When asked to define what it is that historians do in twenty-five words or less, most of our Senior Seminar students stressed both the distinctive methods by which historians seek knowledge about the past and applications of that knowledge. In this last journal entry we’ll highlight from that assignment, Ro Tollefson (’13), pointedly avoids application in order to stress the quest for knowledge itself. (For the semester, Ro — a History/Nursing double-major — is researching the history of Bethel’s nursing program. Part of that project involves interviews with professors and alumni, which might explain why she highlights the importance of physical and oral evidence to historical research…)

Historians strive to examine the past through oral and physical remains and piece together what has occurred before us.

I have partially revised my definition since our meeting last Monday as I continued to think about the question. I enjoyed the examination of the question of what exactly a historian does and is in our meeting and thought it was the perfect time to take time to look at this subject: in Senior Seminar, with enough history under our belts to understand the question to some extent, and on the brink of graduating and seeing where our lives with a degree in history take us.

What caught my attention in class the most was when we were each giving our definitions of what a historian does, and the primary difference between my answer and the rest of the students. This is what I would like to go into in more detail in this journal entry. By and large each student included in their definition of what historians do two parts: examining the past and applying it to the future. I, however, only included the first part in my definition, and the more I thought about it, the more I thought that this was an important point. I heard more on why the other students thought that it was important to “do something” with the knowledge of history that historians amass, something positive that will affect the lives of others. While I do think that that could be a worthwhile pursuit, I do not think that it falls within the definition of a historian. I think the primary reason that this is important is that it, by necessity, adds some extra level of bias to the research. I understand that all interpretation, including the study of the past, is to some degree or another, biased. However, there are ways that it can become more so, and having the interrelated motive of “teaching/doing something positive” with the history researched increases bias towards one’s own goals, be they moral or otherwise.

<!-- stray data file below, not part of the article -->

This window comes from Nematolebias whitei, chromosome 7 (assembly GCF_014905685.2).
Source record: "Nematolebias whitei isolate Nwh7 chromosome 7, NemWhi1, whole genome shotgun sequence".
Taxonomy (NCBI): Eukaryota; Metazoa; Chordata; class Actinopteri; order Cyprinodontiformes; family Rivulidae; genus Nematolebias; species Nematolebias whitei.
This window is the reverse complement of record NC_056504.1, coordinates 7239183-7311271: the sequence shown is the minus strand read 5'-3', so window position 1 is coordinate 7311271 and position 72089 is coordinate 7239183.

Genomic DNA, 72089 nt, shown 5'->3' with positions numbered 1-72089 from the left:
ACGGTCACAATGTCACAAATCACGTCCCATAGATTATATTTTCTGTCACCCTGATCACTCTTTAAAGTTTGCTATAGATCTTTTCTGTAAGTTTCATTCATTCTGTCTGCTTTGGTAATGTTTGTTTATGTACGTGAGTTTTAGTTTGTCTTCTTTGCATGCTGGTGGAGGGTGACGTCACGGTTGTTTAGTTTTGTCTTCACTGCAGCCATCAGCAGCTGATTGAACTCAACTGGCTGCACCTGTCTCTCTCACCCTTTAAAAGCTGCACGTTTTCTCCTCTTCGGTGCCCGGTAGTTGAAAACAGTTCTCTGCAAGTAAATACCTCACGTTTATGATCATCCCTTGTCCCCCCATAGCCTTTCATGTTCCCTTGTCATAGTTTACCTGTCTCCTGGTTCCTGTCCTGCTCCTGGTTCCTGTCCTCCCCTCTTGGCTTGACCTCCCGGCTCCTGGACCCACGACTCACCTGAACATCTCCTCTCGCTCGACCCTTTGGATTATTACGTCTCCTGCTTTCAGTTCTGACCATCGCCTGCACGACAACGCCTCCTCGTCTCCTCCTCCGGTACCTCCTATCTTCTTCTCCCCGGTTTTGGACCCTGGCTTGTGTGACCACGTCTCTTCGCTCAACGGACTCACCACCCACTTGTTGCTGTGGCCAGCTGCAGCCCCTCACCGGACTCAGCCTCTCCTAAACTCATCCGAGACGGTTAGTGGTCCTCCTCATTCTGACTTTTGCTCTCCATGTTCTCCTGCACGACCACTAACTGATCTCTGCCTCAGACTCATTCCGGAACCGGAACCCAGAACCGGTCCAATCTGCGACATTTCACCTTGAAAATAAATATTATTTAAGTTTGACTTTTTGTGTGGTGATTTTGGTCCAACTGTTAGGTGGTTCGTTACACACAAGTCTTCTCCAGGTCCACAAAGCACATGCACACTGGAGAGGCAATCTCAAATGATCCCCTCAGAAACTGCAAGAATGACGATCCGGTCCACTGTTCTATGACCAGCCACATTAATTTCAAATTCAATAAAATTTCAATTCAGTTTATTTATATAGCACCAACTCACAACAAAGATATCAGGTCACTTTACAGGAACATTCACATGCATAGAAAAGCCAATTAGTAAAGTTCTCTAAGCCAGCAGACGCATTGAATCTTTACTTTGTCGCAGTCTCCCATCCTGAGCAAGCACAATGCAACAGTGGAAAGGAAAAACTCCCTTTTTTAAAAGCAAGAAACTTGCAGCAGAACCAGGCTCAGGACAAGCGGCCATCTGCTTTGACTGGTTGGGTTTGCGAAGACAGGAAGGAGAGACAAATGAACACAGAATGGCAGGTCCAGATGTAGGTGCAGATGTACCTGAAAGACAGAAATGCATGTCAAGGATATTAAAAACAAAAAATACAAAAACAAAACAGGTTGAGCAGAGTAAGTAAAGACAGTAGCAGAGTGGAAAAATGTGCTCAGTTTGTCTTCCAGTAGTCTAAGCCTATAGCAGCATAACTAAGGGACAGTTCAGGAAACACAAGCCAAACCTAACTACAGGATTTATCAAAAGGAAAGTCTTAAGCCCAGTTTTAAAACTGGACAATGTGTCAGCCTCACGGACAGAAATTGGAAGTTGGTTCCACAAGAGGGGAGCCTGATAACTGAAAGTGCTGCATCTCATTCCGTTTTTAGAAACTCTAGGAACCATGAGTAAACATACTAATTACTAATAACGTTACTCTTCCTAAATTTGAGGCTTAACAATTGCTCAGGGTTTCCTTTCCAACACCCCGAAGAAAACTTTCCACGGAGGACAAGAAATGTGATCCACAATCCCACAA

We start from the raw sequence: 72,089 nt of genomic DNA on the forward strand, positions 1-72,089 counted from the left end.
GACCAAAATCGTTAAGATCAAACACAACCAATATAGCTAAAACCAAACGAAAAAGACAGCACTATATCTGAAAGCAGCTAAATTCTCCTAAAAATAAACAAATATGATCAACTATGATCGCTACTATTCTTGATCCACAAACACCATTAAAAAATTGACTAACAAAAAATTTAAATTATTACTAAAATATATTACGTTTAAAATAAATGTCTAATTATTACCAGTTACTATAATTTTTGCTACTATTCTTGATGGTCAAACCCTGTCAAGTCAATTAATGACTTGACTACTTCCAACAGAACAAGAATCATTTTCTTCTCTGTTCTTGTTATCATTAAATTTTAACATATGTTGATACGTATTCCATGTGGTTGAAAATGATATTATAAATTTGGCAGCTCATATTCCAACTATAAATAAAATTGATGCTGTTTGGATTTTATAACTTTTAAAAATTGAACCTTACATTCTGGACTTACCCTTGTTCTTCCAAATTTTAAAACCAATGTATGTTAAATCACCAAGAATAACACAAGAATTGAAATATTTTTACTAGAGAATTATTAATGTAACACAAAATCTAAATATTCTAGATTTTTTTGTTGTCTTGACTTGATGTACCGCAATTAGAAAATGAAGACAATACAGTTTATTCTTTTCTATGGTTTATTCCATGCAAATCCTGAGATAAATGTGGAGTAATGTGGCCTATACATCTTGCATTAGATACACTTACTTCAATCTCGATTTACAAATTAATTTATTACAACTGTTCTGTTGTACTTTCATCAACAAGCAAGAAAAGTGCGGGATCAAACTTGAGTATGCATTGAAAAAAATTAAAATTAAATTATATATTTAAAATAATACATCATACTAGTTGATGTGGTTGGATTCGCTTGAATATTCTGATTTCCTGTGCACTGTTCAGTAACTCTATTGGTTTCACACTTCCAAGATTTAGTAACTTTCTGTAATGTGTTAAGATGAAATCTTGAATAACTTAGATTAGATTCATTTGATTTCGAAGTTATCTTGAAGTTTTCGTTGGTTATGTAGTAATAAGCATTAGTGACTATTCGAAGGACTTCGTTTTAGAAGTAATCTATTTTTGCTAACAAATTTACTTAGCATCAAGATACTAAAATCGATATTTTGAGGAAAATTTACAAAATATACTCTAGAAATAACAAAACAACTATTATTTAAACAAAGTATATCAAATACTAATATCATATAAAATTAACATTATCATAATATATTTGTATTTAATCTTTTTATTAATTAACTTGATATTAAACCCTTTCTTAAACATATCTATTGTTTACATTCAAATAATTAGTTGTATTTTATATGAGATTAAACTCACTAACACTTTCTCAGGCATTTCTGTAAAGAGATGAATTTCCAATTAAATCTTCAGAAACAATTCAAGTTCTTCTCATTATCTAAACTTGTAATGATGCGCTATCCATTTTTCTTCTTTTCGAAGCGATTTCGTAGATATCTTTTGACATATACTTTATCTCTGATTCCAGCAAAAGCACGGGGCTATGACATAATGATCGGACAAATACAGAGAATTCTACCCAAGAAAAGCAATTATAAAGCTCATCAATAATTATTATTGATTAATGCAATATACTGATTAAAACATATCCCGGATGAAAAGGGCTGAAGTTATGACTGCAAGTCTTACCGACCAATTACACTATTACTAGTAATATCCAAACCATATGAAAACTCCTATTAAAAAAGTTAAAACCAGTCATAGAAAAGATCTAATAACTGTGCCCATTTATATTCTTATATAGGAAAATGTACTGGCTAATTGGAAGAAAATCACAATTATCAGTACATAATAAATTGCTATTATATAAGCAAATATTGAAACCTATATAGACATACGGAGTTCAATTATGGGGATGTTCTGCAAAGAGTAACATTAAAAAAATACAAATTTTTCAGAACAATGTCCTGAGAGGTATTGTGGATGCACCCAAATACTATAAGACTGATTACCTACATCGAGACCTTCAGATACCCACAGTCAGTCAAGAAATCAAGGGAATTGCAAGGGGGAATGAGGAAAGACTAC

A historian’s goal must be to present the past in as accurate a manner as is possible, true to reality. I think that, when this is done, then the step can be taken by individuals/the public to glean from it lessons or greater moral understanding, or keener insights into humankind and the patterns that man participates in over time. But this cannot be included in what the historian does as such; the examination of history, I believe, must be separate from that in order to maintain the highest level of truth/accuracy. Because what is the point of gaining historical insight from a distortion of history? This reminds me of what the student who spent last semester in Ghana said, that their history was not really a history at all, simply stories that were intended to teach people something. This, of course, is the extreme; however, I think that if learning morality from the past is something that is included in the definition of what a historian does, then it is already moving away from historical accuracy towards a biased bent towards one man’s self-serving (in ignorance or otherwise, for the good or not) investigation over another’s. I think that is dangerous to history’s real potency and moving towards what would be completely acceptable, even admirable, as long as it was acknowledged for what it is, a separate field of study and work.

– Ro Tollefson

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